Swedish insurers suffer in 2000
SWEDEN – The investment returns of Swedish life insurance companies hit a six-year low in 2000, according to a report by the country’s financial supervisory authority Finansinspektionen.
Swedish insurers’ investments returned only 4.9% last year, compared to 20.2% in 1999.
While investment in domestic bonds and shares fell, exposure to both classes rose overseas.
Last year, the life insurance firms invested SEK80bn in foreign bonds, compared to SEK37bn a year before, and SEK22bn in equity listed abroad (SEK15bn in 1999).
The figures mean that the companies now invest more in foreign equity (SEK348bn) than they do in domestic shares (SEK291bn).
At SEK256bn, Swedish government bonds still have a slight lead against overseas bonds at SEK245bn.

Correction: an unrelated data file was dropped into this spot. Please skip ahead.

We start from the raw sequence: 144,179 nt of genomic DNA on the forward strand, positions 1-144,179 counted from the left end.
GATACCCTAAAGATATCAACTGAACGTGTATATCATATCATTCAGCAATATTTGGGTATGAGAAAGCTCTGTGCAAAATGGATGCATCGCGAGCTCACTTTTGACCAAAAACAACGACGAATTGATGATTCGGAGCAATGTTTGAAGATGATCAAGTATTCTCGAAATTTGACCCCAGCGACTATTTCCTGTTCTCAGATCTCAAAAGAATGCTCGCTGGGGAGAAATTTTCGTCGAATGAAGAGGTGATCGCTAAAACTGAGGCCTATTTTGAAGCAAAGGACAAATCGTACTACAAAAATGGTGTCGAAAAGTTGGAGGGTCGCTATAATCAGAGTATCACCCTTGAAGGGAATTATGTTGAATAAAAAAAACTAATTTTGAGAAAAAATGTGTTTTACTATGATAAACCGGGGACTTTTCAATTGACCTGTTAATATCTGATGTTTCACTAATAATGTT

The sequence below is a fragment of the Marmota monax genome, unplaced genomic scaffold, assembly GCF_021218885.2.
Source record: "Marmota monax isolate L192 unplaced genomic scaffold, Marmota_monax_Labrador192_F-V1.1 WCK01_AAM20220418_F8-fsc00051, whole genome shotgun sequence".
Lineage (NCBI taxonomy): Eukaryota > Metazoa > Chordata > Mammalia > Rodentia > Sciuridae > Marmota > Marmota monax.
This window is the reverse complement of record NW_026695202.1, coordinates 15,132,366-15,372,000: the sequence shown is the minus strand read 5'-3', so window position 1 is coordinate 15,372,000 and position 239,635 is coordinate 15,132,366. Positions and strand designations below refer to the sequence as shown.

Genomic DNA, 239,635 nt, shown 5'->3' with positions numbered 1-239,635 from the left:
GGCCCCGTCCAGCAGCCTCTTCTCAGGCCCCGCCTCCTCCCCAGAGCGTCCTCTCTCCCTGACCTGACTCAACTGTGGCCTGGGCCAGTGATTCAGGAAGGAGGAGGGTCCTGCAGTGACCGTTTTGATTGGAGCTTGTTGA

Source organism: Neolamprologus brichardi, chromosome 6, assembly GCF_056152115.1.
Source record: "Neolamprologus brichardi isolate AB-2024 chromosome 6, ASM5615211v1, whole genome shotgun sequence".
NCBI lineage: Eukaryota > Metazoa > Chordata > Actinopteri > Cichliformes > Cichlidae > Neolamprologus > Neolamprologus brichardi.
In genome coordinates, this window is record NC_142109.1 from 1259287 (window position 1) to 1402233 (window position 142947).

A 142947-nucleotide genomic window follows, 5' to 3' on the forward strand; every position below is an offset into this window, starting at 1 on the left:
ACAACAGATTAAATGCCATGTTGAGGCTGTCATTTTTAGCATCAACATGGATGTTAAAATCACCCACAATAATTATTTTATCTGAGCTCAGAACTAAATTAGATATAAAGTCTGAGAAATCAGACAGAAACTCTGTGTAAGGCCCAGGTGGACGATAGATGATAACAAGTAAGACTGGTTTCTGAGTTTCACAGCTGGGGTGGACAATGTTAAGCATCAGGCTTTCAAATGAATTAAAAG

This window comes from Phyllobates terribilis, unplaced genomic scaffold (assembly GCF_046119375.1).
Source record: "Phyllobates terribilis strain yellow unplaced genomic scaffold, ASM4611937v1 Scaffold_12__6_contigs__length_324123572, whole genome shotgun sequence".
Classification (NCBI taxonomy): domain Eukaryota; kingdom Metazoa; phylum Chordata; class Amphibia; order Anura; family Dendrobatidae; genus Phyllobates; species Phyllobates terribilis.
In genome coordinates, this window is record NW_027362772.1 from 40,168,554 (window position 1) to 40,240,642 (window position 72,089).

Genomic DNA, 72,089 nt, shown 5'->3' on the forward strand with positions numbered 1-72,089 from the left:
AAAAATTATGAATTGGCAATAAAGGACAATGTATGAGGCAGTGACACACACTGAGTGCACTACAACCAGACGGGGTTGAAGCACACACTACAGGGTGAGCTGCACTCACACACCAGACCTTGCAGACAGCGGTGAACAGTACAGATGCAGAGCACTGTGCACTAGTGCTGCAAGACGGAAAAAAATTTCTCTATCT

The life insurance companies sold Swedish government bonds to a total of SEK78bn and domestic listed shares worth SEK55bn last year, compared to SEK20bn and SEK80bn, respectively, the year before.
Consequently, the firms were net buyers of domestic shares in the second half of the year, whereas in the first half they were net sellers.
The total market value of the life insurers’ investments rose to SEK1.83trn in 2000 from SEK1.76trn the previous year. Meanwhile, overall investment abroad reached SEK646bn, up from SEK510bn in 1999.